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2018 FIFA World Cup | The Dream XI from group stages

The Statesman’s Team of the Group Stages looks like this. What’s your Dream XI?

Prithviraj Dev | New Delhi |

Take a deep breath, for after two weeks of non-stop footballing action, the 2018 FIFA World Cup has come to the halfway stage and the dust is beginning to clear.

Pre-tournament favourites and defending champions Germany have been sent packing, while most of the other big guns have barely scraped past to the knockout stages.

It’s been the most open World Cup in recent memory, with many an upset that has sent the bookmakers scurrying to recover their losses, but the rollercoaster ride in Russia has delighted football fans for the most part.

Before the pre-quarters commence, let’s take a look at the The Statesman’s team of the group stages, in a 4-3-3 formation:

Goalkeeper: Hannes Þór Halldórsson (Iceland)

Yes, Iceland conceded five goals in three games and finished dead last in their group, but Halldórsson was a standout option even as some of his vaunted teammates failed to live up to their billings.

Like the rest of his compatriots, this was his World Cup debut, but the 6’4 shot-stopper never once looked like he was overawed by the occasion.

Ask Lionel Messi and Co, if you don’t believe it but Haldorsson didn’t make life easy for any of their opponents and had it not been for some of his saves at full-stretch, the Albiceleste might just have sailed through their group.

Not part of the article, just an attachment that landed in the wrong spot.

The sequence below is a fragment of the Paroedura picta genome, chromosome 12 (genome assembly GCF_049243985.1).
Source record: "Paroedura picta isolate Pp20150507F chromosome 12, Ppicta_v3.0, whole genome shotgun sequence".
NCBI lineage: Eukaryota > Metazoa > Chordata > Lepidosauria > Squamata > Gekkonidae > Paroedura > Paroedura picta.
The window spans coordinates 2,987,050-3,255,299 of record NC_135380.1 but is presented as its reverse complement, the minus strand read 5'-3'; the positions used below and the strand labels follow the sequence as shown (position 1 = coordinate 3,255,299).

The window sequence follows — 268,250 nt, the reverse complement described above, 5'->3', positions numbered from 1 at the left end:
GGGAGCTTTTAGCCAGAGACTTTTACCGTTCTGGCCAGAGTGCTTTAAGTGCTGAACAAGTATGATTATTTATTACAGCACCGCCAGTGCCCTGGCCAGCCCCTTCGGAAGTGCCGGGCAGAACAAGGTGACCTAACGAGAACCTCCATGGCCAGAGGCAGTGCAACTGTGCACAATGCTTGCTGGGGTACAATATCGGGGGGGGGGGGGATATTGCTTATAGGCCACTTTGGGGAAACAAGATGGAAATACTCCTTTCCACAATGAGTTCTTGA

Left-back: Lucas Hernandez (France)

Coming into the tournament, most expected Benjamin Mendy to start for Les Blues, but Atletico Madrid’s Hernandez beat off competition from the Manchester City man to feature in all three games for the European champions.

Playing in his first World Cup, the 22-year-old has been extremely assured at the back and his cool displays have ensured that Dider Deschamps’ men conceded just once (that too, via a penalty) in three games.

Centre-back: Jose Maria Gimenez (Uruguay)

Something about Atletico Madrid and young defenders, isn’t it?

Well, Uruguay’s defence has been rock solid and that’s thanks in no small part to the the 23-year-old Gimenez.

Forming a steely partnership with old dog Diego Godin at the heart of their defence, which is the only yet to concede, the 6’1 centre-back has handled everything thrown at him with consummate ease so far.

Centre-back: Raphael Varane (France)

At one stage, Varane looked like another talent not quite able to live up to his enormous potential, but something clicked and the Real Madrid stopper hasn’t looked back.

The jury is still out on Samuel Umtiti, but Varane has been anything but indecisive at the back and his calming presence at the back has helped Les Blues form a miserly defence.

Hopefully those niggling injuries are firmly a thing of the past and the 25-year-old will soon be placed in the top echelon of central defenders.

Right-back: Kyle Walker (England)

Considering the opposition he’s faced (Panama and Tunisia) and the fact that he operates in a three-man defence for the Three Lions, this may seem like a strange inclusion but the pacey Walker is definitely among the finest right-backs in the business.